Agencies

[Federal Register Volume 72, Number 47 (Monday, March 12, 2007)]
[Rules and Regulations]
[Pages 10925-10928]
From the Federal Register Online via the Government Printing Office [www.gpo.gov]
[FR Doc No: E7-4314]


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DEPARTMENT OF JUSTICE

Drug Enforcement Administration

21 CFR Part 1310

[Docket No. DEA-137F3]
RIN 1117-AA31


Exemption of Chemical Mixtures

AGENCY: Drug Enforcement Administration (DEA), U.S. Department of 
Justice.

ACTION: Final rule.

-----------------------------------------------------------------------

SUMMARY: On December 15, 2004, the Drug Enforcement Administration 
(DEA) published a Final Rule corrected January 4, 2005) that 
implemented new regulations concerning chemical mixtures that contain 
any of the 27 listed chemicals. The Final Rule added a new provision 
not previously raised by DEA in any proposed rulemaking. This newly 
introduced provision exempted domestic and import transactions in 
chemical mixtures that are regulated solely due to the presence of the 
List II solvent chemicals acetone, ethyl ether, 2-butanone, or toluene 
from the Controlled Substances Act (CSA) recordkeeping and reporting 
requirements. Because this exemption was not previously proposed in any 
rulemaking, DEA implemented this exemption on an interim basis and 
requested public comment on this exemption provision.
    Based upon a review of all comments, DEA is finalizing this 
exemption. As such, domestic and import transactions in chemical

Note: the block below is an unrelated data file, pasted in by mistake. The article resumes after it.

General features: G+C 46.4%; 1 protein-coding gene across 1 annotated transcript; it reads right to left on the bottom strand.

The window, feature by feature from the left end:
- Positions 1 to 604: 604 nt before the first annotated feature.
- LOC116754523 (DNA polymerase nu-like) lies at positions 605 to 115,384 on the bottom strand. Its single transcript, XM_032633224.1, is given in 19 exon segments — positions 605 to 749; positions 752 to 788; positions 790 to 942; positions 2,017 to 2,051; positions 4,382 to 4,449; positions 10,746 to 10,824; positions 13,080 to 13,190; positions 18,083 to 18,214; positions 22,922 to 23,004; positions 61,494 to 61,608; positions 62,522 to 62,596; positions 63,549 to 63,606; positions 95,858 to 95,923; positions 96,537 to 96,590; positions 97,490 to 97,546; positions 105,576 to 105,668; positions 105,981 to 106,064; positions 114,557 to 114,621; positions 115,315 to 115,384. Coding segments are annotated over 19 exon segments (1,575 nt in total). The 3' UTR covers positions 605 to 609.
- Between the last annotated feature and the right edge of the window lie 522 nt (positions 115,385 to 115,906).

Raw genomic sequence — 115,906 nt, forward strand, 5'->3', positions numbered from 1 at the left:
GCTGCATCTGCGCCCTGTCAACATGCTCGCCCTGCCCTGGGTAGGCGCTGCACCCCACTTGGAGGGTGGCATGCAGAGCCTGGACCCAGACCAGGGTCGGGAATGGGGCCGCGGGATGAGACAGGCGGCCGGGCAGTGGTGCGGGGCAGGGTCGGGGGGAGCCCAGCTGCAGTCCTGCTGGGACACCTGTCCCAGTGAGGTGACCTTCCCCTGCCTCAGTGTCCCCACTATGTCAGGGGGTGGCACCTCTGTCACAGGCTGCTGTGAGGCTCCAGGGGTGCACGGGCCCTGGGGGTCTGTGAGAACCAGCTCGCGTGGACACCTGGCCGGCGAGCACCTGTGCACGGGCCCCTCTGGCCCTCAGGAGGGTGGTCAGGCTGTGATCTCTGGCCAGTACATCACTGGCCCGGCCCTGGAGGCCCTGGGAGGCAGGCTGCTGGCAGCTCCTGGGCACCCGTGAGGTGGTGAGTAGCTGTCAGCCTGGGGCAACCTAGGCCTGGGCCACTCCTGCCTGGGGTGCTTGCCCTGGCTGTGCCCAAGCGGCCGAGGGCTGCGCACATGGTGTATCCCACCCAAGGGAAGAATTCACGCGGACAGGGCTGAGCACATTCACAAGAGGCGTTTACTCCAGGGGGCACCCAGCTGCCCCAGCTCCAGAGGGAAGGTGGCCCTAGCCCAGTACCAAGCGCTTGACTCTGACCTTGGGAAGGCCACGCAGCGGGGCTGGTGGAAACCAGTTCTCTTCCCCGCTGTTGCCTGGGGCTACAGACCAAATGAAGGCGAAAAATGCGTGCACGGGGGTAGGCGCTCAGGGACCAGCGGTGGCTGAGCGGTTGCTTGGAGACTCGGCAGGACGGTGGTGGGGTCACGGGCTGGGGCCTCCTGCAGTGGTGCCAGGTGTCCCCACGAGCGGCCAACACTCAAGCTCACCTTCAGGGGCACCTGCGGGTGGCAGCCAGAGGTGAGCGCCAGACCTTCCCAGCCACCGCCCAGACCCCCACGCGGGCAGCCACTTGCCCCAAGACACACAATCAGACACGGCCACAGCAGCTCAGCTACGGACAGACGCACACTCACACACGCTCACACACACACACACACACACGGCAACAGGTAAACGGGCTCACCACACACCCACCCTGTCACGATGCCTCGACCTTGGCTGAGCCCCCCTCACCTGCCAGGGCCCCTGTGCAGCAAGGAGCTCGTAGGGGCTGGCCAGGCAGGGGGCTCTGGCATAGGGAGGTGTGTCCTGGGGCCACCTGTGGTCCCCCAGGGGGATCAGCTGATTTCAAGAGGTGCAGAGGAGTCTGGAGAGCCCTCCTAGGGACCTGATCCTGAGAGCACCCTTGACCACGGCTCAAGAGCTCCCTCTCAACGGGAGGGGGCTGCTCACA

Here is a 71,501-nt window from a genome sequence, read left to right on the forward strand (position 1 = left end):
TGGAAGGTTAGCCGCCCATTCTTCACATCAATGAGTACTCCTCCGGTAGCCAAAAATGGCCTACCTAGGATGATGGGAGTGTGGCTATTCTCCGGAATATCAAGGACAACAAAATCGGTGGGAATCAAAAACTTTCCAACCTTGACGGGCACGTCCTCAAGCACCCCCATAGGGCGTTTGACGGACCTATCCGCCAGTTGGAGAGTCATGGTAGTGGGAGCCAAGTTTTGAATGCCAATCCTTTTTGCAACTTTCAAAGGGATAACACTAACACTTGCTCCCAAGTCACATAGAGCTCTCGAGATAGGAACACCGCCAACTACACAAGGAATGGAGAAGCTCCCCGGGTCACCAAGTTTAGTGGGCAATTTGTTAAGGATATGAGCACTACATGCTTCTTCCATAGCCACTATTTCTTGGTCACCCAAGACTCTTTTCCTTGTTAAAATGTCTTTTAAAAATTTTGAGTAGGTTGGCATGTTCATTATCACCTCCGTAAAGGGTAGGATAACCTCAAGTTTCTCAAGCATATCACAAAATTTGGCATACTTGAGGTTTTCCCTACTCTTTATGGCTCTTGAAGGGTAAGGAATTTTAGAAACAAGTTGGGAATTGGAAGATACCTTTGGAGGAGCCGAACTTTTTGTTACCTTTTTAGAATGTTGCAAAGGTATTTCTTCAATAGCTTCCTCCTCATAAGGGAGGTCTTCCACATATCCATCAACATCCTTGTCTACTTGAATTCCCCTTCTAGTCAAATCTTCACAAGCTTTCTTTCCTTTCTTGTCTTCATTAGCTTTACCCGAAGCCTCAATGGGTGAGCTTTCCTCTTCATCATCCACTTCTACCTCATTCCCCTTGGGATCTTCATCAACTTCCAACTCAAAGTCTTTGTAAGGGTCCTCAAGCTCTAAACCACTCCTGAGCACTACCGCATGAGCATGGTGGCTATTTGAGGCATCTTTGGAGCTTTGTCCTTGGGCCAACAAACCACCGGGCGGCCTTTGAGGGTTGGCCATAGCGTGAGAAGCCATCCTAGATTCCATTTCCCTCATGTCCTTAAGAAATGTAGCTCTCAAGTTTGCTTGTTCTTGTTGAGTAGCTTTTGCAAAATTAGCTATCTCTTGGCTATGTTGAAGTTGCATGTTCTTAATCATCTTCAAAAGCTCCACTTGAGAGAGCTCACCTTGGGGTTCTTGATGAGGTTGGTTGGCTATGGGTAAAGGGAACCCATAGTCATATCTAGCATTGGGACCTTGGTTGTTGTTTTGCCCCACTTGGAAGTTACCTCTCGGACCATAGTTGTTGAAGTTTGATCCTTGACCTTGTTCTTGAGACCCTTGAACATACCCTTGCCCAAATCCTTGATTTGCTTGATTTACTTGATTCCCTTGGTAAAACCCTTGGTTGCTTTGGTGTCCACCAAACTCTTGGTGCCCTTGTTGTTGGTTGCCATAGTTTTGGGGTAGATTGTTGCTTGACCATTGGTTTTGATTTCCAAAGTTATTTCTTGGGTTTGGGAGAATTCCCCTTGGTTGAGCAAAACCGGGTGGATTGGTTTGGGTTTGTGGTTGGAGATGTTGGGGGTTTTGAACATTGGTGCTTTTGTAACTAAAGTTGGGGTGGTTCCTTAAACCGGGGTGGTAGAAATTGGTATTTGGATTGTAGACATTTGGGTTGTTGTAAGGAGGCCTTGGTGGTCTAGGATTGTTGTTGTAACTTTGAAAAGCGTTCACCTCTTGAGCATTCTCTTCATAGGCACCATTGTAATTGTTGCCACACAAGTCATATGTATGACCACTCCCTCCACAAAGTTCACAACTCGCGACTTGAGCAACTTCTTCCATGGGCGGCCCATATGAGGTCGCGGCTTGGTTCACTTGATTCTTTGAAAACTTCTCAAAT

mixtures containing the List II chemicals acetone, ethyl ether, 2-
butanone, and toluene shall be exempt from CSA chemical recordkeeping 
and reporting requirements.

DATES: This Final Rule is effective March 12, 2007.

FOR FURTHER INFORMATION CONTACT: Christine A. Sannerud, Ph.D., Chief, 
Drug & Chemical Evaluation Section, Office of Diversion Control, Drug 
Enforcement Administration, Washington, DC 20537, telephone (202) 307-
7183.

SUPPLEMENTARY INFORMATION:

I. Background

Historical Legal Status of Chemical Mixtures

    The Chemical Diversion and Trafficking Act of 1988 (CDTA), (Pub. L. 
100-690) created the definition of ``chemical mixture'' (21 U.S.C. 
802(40)), and exempted chemical mixtures from regulatory control. The 
CDTA established 21 U.S.C. 802(39)(A)(vi), as amended by Title VII of 
Public Law 109-177, to exclude ``any transaction in a chemical 
mixture'' from the definition of a ``regulated transaction.'' The 
exemption of all chemical mixtures, however, provided traffickers with 
an unregulated source for obtaining listed chemicals for use in the 
illicit manufacture of controlled substances.
    To remedy this situation, the Domestic Chemical Diversion Control 
Act of 1993 (Pub. L. 103-200) (DCDCA), enacted in April 1994, subjected 
chemical mixtures containing listed chemicals to CSA regulatory 
requirements, unless specifically exempted by regulation. The DCDCA, 
therefore, subjected all regulated chemical mixtures to recordkeeping, 
reporting, and security requirements of the CSA. Additionally, the 
DCDCA added a registration requirement for handlers of regulated List I 
chemical mixtures.